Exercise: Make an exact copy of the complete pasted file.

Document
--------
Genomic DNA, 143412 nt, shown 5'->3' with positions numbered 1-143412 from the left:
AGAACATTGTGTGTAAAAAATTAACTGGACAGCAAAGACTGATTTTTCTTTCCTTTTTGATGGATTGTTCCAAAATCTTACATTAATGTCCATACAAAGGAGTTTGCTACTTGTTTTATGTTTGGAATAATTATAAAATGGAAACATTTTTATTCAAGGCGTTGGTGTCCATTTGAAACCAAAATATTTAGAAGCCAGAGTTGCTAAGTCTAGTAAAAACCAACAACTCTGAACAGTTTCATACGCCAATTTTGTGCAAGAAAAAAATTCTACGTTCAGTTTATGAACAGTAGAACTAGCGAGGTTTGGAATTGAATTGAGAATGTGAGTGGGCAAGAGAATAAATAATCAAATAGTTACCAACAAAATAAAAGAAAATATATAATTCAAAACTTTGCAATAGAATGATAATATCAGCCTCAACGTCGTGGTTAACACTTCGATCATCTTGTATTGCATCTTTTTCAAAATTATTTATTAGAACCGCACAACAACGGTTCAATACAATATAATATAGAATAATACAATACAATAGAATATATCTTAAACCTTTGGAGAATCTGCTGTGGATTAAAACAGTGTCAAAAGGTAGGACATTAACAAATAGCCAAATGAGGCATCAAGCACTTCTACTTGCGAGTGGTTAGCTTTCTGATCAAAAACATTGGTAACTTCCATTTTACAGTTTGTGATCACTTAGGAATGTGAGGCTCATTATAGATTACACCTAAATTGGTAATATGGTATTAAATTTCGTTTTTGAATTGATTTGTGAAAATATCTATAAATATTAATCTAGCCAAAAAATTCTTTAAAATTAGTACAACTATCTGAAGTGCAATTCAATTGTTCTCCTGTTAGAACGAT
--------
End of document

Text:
Genomic DNA, 143412 nt, shown 5'->3' with positions numbered 1-143412 from the left:
AGAACATTGTGTGTAAAAAATTAACTGGACAGCAAAGACTGATTTTTCTTTCCTTTTTGATGGATTGTTCCAAAATCTTACATTAATGTCCATACAAAGGAGTTTGCTACTTGTTTTATGTTTGGAATAATTATAAAATGGAAACATTTTTATTCAAGGCGTTGGTGTCCATTTGAAACCAAAATATTTAGAAGCCAGAGTTGCTAAGTCTAGTAAAAACCAACAACTCTGAACAGTTTCATACGCCAATTTTGTGCAAGAAAAAAATTCTACGTTCAGTTTATGAACAGTAGAACTAGCGAGGTTTGGAATTGAATTGAGAATGTGAGTGGGCAAGAGAATAAATAATCAAATAGTTACCAACAAAATAAAAGAAAATATATAATTCAAAACTTTGCAATAGAATGATAATATCAGCCTCAACGTCGTGGTTAACACTTCGATCATCTTGTATTGCATCTTTTTCAAAATTATTTATTAGAACCGCACAACAACGGTTCAATACAATATAATATAGAATAATACAATACAATAGAATATATCTTAAACCTTTGGAGAATCTGCTGTGGATTAAAACAGTGTCAAAAGGTAGGACATTAACAAATAGCCAAATGAGGCATCAAGCACTTCTACTTGCGAGTGGTTAGCTTTCTGATCAAAAACATTGGTAACTTCCATTTTACAGTTTGTGATCACTTAGGAATGTGAGGCTCATTATAGATTACACCTAAATTGGTAATATGGTATTAAATTTCGTTTTTGAATTGATTTGTGAAAATATCTATAAATATTAATCTAGCCAAAAAATTCTTTAAAATTAGTACAACTATCTGAAGTGCAATTCAATTGTTCTCCTGTTAGAACGAT